Buy to let landlords located in Wales and England, who own period or particularly draughty or cold homes, are the target of the Government’s new rules and regulations on Energy Performance Certificates (EPCs). Since April 2018, landlords who own the coldest privately rented properties are now being forced into improving their homes with energy-efficient solutions, although support is available to pay for the costs of these measures. Nonetheless, the new regulations announced from the Government will go even further, and will require landlords to contribute some funds into the costs of the upgrade.
In 2019, rental properties which attained an Energy Performance Certificate rating of a G or F, which are the two lowest energy efficiency ratings possible, must have measures put in place by the landlord to improve the warmth of the home before the property can be put onto the rental market to find new tenants.
These new rules are expected to impact around 290,000 rental properties, which equates to approximately 6 per cent of the entire domestic rental market. However, these changes are estimated to save households, on average, £180 each year, while also reducing carbon emissions. Analysis has also shown that energy efficiency measures have the potential to increase property values, with the average cost to the landlord being offset by an increase in the property’s value.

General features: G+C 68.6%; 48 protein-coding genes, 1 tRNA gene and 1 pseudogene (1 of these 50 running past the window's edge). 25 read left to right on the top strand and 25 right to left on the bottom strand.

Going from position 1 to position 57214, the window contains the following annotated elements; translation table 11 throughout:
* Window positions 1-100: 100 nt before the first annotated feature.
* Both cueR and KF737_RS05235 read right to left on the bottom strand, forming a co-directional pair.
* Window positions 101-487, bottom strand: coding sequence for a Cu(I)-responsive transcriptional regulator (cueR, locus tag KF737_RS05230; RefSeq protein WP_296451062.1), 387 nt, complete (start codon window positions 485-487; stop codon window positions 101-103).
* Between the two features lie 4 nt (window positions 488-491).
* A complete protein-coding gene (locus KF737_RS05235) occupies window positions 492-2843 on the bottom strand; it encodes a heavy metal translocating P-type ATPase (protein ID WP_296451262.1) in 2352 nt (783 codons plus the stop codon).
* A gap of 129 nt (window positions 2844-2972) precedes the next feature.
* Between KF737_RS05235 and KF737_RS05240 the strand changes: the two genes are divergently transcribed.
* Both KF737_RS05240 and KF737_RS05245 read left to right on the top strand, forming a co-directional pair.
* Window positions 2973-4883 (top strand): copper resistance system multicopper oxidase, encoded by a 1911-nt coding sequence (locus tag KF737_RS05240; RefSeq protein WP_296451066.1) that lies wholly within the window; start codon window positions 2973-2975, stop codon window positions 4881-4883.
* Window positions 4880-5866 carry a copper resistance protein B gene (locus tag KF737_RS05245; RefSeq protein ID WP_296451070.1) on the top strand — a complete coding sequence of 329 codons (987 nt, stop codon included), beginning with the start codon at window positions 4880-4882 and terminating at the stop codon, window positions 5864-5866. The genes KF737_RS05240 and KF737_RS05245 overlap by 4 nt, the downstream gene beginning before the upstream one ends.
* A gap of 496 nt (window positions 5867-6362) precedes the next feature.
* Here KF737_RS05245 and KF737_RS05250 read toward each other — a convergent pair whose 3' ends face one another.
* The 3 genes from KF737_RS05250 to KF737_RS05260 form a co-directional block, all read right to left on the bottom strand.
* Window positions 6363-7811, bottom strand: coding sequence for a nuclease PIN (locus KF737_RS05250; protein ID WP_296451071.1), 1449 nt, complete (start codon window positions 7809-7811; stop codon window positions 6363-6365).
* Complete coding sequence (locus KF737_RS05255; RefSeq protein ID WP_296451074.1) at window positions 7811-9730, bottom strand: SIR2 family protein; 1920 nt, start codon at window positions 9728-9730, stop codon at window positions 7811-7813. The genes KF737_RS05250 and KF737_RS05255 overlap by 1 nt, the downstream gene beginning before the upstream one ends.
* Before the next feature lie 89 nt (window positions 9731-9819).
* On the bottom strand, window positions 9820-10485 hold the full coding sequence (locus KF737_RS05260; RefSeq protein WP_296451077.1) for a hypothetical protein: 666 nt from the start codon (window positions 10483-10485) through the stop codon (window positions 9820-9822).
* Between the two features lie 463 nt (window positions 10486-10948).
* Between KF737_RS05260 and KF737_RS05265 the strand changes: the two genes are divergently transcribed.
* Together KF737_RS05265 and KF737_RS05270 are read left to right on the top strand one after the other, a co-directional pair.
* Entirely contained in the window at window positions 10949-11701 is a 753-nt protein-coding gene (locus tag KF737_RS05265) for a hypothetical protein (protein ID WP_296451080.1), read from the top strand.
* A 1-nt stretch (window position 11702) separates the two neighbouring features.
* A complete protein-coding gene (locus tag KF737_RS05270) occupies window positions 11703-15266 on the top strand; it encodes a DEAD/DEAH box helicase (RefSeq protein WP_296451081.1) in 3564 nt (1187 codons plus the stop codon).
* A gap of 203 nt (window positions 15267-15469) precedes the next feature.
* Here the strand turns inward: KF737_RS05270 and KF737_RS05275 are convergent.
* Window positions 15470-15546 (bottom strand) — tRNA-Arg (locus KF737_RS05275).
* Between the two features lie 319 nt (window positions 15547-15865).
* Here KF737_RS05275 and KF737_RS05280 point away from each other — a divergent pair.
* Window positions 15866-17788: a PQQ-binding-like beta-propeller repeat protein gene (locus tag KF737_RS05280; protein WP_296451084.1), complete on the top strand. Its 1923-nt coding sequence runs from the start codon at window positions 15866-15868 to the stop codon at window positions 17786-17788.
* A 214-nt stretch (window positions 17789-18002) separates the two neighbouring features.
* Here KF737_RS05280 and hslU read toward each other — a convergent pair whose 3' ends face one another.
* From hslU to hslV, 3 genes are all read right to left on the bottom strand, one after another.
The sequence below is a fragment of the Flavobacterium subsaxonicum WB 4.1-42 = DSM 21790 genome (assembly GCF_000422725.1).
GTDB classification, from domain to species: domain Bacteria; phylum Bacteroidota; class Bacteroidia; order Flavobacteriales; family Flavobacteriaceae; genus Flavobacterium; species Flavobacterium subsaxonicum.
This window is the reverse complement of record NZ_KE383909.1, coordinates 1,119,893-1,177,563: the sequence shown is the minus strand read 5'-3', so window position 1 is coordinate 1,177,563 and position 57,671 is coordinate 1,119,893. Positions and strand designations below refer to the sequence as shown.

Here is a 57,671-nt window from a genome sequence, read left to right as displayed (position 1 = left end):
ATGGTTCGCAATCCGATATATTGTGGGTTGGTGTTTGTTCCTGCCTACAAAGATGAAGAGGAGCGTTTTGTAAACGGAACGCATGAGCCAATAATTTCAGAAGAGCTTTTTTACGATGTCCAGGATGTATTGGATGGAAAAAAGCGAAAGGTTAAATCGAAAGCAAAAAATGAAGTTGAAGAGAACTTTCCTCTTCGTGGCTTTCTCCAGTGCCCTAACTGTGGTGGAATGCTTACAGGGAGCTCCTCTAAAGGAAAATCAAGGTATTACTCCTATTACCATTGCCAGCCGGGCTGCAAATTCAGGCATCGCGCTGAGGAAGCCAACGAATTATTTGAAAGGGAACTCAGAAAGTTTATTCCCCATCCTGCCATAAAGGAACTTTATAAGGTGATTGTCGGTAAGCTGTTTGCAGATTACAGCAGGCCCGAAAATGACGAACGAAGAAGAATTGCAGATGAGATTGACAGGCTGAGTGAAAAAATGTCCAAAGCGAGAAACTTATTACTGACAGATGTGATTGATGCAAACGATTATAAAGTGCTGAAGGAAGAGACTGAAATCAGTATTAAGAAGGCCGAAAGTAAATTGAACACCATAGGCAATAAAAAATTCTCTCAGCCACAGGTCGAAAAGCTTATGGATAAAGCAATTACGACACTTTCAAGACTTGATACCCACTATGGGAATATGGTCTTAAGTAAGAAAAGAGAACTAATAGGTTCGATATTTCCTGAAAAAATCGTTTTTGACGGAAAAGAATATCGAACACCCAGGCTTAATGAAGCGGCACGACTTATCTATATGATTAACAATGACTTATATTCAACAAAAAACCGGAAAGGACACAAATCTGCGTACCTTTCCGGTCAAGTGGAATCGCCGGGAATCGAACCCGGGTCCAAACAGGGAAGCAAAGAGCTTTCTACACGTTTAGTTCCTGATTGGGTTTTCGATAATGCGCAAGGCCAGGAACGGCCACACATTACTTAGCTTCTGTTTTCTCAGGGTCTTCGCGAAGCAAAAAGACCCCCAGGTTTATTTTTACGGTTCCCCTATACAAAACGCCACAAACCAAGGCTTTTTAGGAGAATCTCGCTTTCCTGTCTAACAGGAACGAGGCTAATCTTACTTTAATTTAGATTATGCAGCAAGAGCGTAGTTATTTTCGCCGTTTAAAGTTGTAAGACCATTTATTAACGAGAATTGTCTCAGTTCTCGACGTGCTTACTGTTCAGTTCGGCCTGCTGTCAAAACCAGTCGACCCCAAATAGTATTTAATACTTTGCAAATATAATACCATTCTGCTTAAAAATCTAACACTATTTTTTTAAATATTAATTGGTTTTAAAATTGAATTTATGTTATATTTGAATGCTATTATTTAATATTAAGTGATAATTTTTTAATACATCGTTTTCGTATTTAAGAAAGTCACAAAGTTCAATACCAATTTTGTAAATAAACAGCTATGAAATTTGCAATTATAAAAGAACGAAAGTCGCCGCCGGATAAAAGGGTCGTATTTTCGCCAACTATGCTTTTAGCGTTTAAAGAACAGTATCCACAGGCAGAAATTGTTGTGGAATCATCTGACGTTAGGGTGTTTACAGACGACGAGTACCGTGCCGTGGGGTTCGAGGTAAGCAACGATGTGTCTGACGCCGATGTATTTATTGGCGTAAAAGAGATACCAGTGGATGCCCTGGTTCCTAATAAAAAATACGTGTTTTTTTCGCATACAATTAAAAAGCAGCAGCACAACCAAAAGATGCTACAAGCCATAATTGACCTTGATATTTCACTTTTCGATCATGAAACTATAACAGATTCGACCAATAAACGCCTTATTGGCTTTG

Claire Perry, the Minister for Energy and Clean Growth, has emphasised that although most landlords across the country take a great deal of pride in the accommodation that they own, a small minority continue to rent out property which tenants find challenging to keep warm. It is crucial that these homes are upgraded to ensure that they are far more energy-efficient, which is one of the most effective ways to fight fuel poverty and reduce energy bills for tenants.
Heather Wheeler MP, the Housing Minister, added that she strongly welcomes the new measures, explaining that she believes the rules will help improve the country’s coldest homes, as well as protect tenants and save them money in energy bills. She claims that these regulations will build on the government’s continued work to clamp down on the small number of rogue landlords, in addition to increasing the standards of property in the Private Rented Sector, adding to the government’s reviews of health and safety standards and the requirement for carbon monoxide alarms within rented properties.
Most landlord businesses will remain unaffected by these changes, as the majority of rental properties are compliant with the rules already. In cases where upgrades are required, most landlords renting property which is currently a G or F rating in EPC, will see an average bill of £1,200 to bring the property up to an E band. An E rating would bring the property below the upper limit being introduced by the new regulations. Examples of the measures that will be implemented include increasing loft insulation, installing low energy light bulbs and more efficient floor insulation.
For upgrades which would cost landlords over £3,500, landlords can register for exemption. The new measures have not been given an exact date for commencement by the government, but they will be in place during 2019, and will impact approximately 200,000 landlords.
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